Riding on the Tuk Tuk!

A man came quickly after and brought us to the Golden Takeo guesthouse. We found this guesthouse after hours and hours of research! Everyone seems to be in competition in Siem Reap, but apparently not all the owners are in competition for hospitality towards their guests! We ended up choosing Golden Takeo which is just off the main road, and for only $7 a night we got a King bed with a fan AND toilet paper and towels!! We received free laundry, free breakfast (and this is a mega-huge breakfast….omelet made to order and fresh bread from the bakery), free bicycle rentals, free fish bath massage, and free internet!! I just used free 5 times and i don’t even think i mentioned everything! We couldn’t believe it…the owner, Prom, who happened to be the nicest man and gave us so many other free things, was practically paying US to stay there! The workers were so lovely too! It was by far one of the best places we’ve stayed.

Fish Massage on the Rooftop!

We made sure to hit up the night markets in Siem Reap, and check out the infamous “pub street” along the way. It was hilarious seeing that the buskers on the street were monks playing flute instruments! Every corner we passed, we were seduced with free beer to get fish massages!! ” Only $2 for fish tickle your feet….. and 2 free Tiger beer, free Anchor!!  Haha it WAS tempting, but we continued on our way to enjoy some different haggling!

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Monks in the background :) 

The markets were amazing, and the prices were even better! I managed to find my whole family Christmas gifts! My favorite item was the Cambodian spices wrapped in banana leaf packaging! Then there were the hammocks, jewelry, clothing! I’m still regretting not buying the “Same Same, but Different” shirts…. we asked one lady what it meant, and were told “You’re the same, I’m the same (we’re both human beings), but we’re different!!) I LOVED IT!!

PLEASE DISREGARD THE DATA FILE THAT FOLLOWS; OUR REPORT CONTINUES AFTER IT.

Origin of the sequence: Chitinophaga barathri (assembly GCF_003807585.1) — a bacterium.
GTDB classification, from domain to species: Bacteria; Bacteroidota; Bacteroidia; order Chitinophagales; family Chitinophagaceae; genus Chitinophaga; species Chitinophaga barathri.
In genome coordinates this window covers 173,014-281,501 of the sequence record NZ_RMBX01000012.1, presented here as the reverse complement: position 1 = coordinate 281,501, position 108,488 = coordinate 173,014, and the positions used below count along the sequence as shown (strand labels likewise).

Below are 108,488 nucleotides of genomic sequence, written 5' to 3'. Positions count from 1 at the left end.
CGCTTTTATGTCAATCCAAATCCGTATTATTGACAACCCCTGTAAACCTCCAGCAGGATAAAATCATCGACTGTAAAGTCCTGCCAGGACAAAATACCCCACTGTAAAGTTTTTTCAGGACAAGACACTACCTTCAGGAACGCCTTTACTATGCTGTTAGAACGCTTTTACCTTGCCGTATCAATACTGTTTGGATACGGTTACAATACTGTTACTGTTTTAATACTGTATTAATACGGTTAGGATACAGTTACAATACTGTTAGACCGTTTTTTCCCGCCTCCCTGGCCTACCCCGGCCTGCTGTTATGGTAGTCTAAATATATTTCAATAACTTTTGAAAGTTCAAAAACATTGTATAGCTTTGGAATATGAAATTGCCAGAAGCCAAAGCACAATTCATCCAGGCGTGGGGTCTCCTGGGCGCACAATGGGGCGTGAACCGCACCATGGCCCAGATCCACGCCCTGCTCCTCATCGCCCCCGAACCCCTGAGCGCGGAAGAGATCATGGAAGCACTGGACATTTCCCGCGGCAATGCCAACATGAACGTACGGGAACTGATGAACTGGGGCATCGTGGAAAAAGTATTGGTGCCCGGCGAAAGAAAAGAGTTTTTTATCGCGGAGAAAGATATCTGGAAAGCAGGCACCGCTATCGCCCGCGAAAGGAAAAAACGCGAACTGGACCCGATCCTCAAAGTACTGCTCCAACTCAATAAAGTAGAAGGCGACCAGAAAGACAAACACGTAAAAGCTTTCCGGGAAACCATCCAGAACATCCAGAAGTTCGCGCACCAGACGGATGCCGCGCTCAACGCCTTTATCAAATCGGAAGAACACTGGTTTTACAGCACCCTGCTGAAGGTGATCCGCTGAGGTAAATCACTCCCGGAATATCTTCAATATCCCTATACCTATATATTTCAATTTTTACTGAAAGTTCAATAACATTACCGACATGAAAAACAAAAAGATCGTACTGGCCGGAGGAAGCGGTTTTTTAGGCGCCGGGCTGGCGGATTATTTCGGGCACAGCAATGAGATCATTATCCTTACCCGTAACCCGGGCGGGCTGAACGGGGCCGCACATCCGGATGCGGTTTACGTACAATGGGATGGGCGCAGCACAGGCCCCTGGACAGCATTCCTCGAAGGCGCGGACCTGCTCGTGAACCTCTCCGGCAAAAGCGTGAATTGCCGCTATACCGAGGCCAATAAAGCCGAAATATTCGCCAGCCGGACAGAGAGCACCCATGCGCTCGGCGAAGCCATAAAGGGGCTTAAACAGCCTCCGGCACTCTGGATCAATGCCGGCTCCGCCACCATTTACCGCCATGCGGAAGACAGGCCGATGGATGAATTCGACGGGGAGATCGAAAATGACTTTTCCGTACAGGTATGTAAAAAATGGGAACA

Our time in Siem Reap was short, with most of our time spent at the temples of Angkor. However, in that time, we did gain an understanding of the people! They are all so lovely, they are really really hard workers, and always seem to have a smile on their face! Oh and the CUTEST kids around!! I would love to go back and spend some time volunteering at a school or helping out in some way!

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*Just a side note, you can use US dollars there, so no need to bring the local currency. And most of the ATMs have an option for US dollars.

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One Response to The road to Angkor!

  1. Drew Meyers says:

    My buddy Jerry and I went to ankor wat a few years ago – AMAZING!! Those three days were among my most memorable experiences during the course of all my travels — with a mix of La Tomatina, Santorini, and the Dominican Republic to round it out :)